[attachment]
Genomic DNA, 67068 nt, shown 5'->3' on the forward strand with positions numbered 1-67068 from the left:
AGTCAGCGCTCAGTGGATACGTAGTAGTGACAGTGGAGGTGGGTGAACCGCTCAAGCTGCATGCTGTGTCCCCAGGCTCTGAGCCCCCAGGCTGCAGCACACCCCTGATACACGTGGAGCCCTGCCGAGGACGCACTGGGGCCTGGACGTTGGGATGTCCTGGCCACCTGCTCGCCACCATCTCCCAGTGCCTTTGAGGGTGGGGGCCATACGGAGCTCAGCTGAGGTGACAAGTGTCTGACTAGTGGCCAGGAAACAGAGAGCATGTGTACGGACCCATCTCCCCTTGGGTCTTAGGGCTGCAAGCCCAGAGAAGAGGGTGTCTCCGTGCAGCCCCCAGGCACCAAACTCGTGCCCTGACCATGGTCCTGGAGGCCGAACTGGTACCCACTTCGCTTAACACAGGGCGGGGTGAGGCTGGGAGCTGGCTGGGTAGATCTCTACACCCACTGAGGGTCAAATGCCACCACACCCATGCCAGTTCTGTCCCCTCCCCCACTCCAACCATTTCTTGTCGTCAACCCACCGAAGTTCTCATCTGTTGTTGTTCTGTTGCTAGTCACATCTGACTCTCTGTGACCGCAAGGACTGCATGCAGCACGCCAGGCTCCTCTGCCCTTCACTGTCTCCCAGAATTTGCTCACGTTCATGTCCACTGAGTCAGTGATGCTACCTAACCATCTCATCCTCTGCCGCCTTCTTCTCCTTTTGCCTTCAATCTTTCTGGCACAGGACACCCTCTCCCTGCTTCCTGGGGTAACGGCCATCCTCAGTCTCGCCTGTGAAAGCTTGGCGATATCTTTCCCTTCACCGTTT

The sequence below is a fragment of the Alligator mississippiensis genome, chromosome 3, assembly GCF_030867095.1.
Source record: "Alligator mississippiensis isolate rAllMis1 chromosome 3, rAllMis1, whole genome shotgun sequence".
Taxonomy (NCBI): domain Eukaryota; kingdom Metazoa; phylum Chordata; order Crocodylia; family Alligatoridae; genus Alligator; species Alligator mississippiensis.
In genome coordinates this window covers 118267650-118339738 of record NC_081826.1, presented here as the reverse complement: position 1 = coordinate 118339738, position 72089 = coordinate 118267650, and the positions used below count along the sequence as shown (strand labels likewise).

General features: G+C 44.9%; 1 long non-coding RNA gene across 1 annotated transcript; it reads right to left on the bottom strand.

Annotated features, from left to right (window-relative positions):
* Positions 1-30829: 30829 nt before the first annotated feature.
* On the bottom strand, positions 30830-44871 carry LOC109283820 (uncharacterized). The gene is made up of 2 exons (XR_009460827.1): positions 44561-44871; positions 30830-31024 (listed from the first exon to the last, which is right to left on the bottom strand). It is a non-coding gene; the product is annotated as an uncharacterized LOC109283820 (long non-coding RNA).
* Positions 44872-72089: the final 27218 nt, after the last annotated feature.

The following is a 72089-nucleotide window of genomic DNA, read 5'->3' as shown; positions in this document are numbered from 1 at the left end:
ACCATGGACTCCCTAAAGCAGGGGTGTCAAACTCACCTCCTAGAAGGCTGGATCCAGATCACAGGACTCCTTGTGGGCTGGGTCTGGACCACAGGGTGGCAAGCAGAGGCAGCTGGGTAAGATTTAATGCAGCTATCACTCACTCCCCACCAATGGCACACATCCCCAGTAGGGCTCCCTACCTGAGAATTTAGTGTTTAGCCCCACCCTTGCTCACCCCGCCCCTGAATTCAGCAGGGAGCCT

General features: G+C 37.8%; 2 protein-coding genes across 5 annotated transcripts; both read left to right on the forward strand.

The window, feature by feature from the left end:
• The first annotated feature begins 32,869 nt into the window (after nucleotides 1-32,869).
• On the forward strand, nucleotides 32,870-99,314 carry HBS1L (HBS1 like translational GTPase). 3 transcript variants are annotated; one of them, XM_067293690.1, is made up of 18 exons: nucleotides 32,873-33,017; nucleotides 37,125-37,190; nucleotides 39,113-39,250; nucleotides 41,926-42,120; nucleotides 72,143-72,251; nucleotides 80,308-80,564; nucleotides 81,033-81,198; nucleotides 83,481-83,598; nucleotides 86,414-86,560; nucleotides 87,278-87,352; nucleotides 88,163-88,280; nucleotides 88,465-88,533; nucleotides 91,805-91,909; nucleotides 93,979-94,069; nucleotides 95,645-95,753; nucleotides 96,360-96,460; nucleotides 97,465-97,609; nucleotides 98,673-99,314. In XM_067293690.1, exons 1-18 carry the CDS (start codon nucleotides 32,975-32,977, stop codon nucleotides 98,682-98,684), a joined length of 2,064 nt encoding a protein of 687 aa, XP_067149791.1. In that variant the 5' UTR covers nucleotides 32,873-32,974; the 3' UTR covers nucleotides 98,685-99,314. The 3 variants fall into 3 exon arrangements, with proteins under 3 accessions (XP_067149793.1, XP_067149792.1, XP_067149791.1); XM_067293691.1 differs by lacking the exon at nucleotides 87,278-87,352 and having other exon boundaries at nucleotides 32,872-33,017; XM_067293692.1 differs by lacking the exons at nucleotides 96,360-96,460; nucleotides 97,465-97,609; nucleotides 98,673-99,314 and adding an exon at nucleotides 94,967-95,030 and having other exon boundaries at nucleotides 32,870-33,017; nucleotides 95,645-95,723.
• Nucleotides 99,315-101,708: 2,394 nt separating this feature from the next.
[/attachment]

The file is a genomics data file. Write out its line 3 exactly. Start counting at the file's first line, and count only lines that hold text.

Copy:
The sequence below is a fragment of the Alligator mississippiensis genome, chromosome 3, assembly GCF_030867095.1.